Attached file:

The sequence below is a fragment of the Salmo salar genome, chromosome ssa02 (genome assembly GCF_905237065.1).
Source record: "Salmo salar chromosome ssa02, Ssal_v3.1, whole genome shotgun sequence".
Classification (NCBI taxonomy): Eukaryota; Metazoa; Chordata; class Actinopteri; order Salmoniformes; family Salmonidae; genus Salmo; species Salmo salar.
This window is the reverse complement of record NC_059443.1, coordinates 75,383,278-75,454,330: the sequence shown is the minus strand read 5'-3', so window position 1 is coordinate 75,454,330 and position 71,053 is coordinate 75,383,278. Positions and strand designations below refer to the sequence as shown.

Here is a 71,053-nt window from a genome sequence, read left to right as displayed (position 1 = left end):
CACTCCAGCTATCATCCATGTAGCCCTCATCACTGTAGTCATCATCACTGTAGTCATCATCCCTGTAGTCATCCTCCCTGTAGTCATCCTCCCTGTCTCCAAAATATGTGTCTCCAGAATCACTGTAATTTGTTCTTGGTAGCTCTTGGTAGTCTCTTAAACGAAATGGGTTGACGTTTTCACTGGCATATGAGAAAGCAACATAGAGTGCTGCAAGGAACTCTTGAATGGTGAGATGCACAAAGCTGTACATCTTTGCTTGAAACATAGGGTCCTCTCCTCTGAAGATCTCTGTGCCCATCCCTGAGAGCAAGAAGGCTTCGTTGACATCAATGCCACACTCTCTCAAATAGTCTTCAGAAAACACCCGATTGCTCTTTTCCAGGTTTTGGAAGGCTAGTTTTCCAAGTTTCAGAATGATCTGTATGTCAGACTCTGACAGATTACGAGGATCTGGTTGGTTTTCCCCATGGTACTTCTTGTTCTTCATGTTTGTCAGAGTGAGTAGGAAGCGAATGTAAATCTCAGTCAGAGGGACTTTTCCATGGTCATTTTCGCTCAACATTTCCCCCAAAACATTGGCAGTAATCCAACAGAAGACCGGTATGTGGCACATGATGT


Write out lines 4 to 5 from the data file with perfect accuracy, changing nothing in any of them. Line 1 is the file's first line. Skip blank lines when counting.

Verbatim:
This window is the reverse complement of record NC_059443.1, coordinates 75,383,278-75,454,330: the sequence shown is the minus strand read 5'-3', so window position 1 is coordinate 75,454,330 and position 71,053 is coordinate 75,383,278. Positions and strand designations below refer to the sequence as shown.

Here is a 71,053-nt window from a genome sequence, read left to right as displayed (position 1 = left end):